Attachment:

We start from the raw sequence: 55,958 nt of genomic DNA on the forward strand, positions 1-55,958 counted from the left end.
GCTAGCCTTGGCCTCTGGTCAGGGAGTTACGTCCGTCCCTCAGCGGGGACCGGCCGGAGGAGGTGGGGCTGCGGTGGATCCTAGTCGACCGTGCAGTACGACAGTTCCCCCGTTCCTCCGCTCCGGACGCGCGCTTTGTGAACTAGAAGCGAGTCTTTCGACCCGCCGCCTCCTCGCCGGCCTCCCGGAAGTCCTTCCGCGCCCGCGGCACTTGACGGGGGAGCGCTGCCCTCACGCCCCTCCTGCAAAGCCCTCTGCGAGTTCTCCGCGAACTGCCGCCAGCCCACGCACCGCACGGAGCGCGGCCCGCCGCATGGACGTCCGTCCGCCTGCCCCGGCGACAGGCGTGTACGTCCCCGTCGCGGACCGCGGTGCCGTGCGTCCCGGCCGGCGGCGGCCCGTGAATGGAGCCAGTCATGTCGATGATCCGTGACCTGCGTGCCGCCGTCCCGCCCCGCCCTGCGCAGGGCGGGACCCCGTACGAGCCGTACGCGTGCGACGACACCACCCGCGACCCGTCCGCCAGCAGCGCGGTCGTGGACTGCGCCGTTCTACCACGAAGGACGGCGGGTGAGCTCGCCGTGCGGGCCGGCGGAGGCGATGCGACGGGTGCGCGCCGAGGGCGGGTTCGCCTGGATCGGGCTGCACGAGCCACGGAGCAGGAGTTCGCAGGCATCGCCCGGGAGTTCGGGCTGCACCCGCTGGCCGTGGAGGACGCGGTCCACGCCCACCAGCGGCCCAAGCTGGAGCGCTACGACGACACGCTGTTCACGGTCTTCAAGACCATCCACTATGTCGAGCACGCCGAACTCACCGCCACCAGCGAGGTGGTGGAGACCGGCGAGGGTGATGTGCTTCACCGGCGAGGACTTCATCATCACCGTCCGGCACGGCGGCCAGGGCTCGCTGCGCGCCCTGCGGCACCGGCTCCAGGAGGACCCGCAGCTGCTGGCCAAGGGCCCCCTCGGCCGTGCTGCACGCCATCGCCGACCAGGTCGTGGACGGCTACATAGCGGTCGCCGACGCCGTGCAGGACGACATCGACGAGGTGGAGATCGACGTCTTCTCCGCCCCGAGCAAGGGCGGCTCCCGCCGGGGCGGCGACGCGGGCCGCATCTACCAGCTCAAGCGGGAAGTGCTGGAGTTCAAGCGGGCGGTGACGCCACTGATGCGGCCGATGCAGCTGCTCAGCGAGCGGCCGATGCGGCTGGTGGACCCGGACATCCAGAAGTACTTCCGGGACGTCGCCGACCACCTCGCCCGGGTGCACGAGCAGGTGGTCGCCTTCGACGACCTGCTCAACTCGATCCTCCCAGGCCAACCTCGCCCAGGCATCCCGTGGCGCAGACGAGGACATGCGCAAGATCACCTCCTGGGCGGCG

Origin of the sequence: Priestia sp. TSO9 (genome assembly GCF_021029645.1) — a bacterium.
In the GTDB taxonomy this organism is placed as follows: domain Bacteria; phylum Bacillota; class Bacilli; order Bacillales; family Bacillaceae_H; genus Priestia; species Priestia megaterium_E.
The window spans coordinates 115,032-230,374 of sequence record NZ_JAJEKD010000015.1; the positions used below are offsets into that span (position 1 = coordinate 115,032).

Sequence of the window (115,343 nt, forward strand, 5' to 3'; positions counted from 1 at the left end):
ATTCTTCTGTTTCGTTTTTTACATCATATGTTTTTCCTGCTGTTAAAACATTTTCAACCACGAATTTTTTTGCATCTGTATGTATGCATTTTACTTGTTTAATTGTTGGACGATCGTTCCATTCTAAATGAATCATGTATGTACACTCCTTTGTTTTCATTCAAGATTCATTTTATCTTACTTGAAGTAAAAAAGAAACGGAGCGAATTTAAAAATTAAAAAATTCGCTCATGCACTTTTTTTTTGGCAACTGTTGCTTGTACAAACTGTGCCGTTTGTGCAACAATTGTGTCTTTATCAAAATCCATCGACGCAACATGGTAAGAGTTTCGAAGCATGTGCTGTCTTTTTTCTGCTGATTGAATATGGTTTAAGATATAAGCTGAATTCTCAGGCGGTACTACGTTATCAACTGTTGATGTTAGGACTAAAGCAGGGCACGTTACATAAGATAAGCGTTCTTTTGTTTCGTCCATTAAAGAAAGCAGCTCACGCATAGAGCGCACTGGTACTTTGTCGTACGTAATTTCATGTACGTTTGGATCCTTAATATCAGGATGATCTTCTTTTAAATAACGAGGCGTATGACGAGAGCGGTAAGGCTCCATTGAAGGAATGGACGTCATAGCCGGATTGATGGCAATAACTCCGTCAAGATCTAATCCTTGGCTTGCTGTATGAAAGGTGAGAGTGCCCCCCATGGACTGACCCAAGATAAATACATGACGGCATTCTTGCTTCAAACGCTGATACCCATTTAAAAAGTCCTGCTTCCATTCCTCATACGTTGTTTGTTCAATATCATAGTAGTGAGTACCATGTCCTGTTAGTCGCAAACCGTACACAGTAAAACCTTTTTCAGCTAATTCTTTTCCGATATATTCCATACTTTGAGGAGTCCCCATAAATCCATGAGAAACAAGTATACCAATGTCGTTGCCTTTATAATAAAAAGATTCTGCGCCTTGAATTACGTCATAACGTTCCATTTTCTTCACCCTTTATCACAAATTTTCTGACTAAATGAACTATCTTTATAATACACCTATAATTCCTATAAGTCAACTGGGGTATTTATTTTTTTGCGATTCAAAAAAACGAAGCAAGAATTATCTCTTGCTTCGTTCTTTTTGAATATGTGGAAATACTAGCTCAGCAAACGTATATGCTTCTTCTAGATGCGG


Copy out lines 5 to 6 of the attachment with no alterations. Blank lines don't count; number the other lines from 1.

The window spans coordinates 115,032-230,374 of sequence record NZ_JAJEKD010000015.1; the positions used below are offsets into that span (position 1 = coordinate 115,032).

Sequence of the window (115,343 nt, forward strand, 5' to 3'; positions counted from 1 at the left end):